Melomed Articles

14 February 2019 - Dr. Thulja Trikamjee

Article on Allergies

What is an allergy?
An allergy occurs when your immune system is sensitive to, and therefore reacts on exposure to a foreign substance.

What is an allergen?
Absolutely anything can serve as a stimulus for an allergic reaction, but common culprits include foods, preservatives and chemicals, pollen, pet dander, bee venom, and drugs. 

So, why the buzz? 
The prevalence of asthma and allergic diseases are increasing worldwide, particularly in low and middle-income countries. Globally, 300 million people suffer from asthma and about 200 to 250 million people suffer from food allergies. One tenth of the population suffers from drug allergies, and 400 million from rhinitis. 

The Centre for Disease Control & Prevention reported a 50% increase in food allergy in children between 1997 and 2011, and the prevalence of peanut allergy has more than tripled in the same time period. Childhood hospitalizations for food allergy tripled between the late 1990s and the mid 2000s, and atleast 40% of children with food allergy have experienced a severe reaction or anaphylaxis.

Worldwide, allergic rhinitis affects between 10% and 30% of the population. In 2012, 7.5% or 17.6 million adults, and 6.6 million children were newly diagnosed with hay fever related to environmental allergens.

Food Allergy Reactions are serious and can be life-threatening. 
Every three minutes, a food allergy reaction sends someone to the emergency room. Each year in the U.S., 200 000 people require emergency medical care for allergic reactions. 

What about South Africa?
Allergic disease affects one in five people in sub-Saharan Africa, and this places a significant burden on our medical costs, as well as quality of life. School absenteeism and failure has been strongly associated with allergic disease, and it is therefore an important symptom not to ignore. 

How and Why do Allergies Develop?
Allergies are your body's reaction to allergens, a sign that your immune system is working overtime. The first time your body encounters an allergen, your plasma cells release IgE (immunoglobulin E), an antibody specific to that allergen. IgE attaches to the surface of your mast cells. 

Mast cells are found in great numbers in your surface tissues (ie. those with proximity to the external environment, such as your skin and in the mucous membranes of your nose), where they help mediate inflammatory responses. Mast cells release a number of important chemical mediators, one of which is histamine.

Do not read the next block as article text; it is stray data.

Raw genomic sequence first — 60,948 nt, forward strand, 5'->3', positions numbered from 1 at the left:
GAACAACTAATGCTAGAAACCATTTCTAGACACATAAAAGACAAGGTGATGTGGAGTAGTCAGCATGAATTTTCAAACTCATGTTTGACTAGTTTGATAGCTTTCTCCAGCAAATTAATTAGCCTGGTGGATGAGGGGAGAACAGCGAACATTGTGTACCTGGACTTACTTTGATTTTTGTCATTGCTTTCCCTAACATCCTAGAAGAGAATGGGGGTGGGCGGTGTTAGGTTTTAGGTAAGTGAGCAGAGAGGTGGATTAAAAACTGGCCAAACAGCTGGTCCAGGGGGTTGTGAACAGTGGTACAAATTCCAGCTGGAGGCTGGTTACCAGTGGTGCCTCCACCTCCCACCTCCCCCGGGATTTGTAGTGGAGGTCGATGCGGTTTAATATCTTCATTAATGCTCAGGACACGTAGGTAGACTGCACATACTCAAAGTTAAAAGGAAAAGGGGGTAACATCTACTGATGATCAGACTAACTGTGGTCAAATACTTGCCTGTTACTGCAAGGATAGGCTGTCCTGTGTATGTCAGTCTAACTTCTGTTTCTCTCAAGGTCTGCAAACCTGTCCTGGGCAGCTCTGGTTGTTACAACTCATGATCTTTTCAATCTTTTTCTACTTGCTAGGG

So, the second time your body encounters a particular allergen, within a few minutes, your mast cells become activated and release a powerful cocktail of histamine, leukotrienes, and prostaglandins, which trigger the entire cascade of symptoms you associate with allergies: sneezy, runny nose, sore throat, hacking cough, itchy eyes, etc. 

Histamine can also cause airways to constrict, like with asthma, or cause blood vessels to become more permeable, leading to fluid leakage or hives. Leukotrienes cause hypersecretion of mucus, which you commonly experience as a runny nose or increased phlegm. 

What are the most common food allergies?
A group of the eight major allergenic foods comprises milk, eggs, fish, crustacean shellfish, tree nuts, peanuts, wheat and soybean. If you develop a symptom or reaction to any of these or otherwise undefined food, it is important to be tested in a unit with good knowledge of allergy diagnostics. A simple skin test or blood test can reveal whether or not you are sensitive or allergic to a food or substance. 

Will I outgrow my allergies? 
Yes, a larger percentage of children outgrow most of their food and chest allergies, and this is why it is important to follow up with an allergy trained medical professional to ascertain this. Blood levels can confirm if your allergy is increasing or decreasing, and patients who are outgrowing their allergy are subject to an oral food challenge. This procedure is performed in hospital by a trained doctor or nurse, and involves feeding a patient small amounts of the culprit food in a controlled environment, to confirm that the given food is tolerated with no reaction. These will now be performed at the Melomed Allergy Service via the medical wards. 

There are currently only a handful of experienced clinicians offering expert Allergy Diagnosis and Management in the health care sector in our country. The last decade has seen an incredible surge in research and information in the Allergy/Immunology World, and keeping up to date with new strategies and international policies can alleviate significant morbidity and mortality. 

Dr Thulja Trikamjee is a specialist Paediatrician, with a sub-specialty Certificate in Paediatric Allergy/Immunology, as well as a Diploma in Allergy. She is currently a consultant at the University of Cape Town Lung Institute, an active member of the Allergy Society of South Africa, and an elected board member of the European Academy of Allergy and Clinical Immunology. 

Her interests include Asthma, Food Allergy, Allergic Rhinitis, Drug and latex Allergy, Atopic Dermatitis/Eczema, Immunotherapy, Immunodeficiency, Urticaria, Angioedema, Allergy diagnostics and testing. She will be consulting children and adults at the Melomed Tokai Hospital every Tuesday. 


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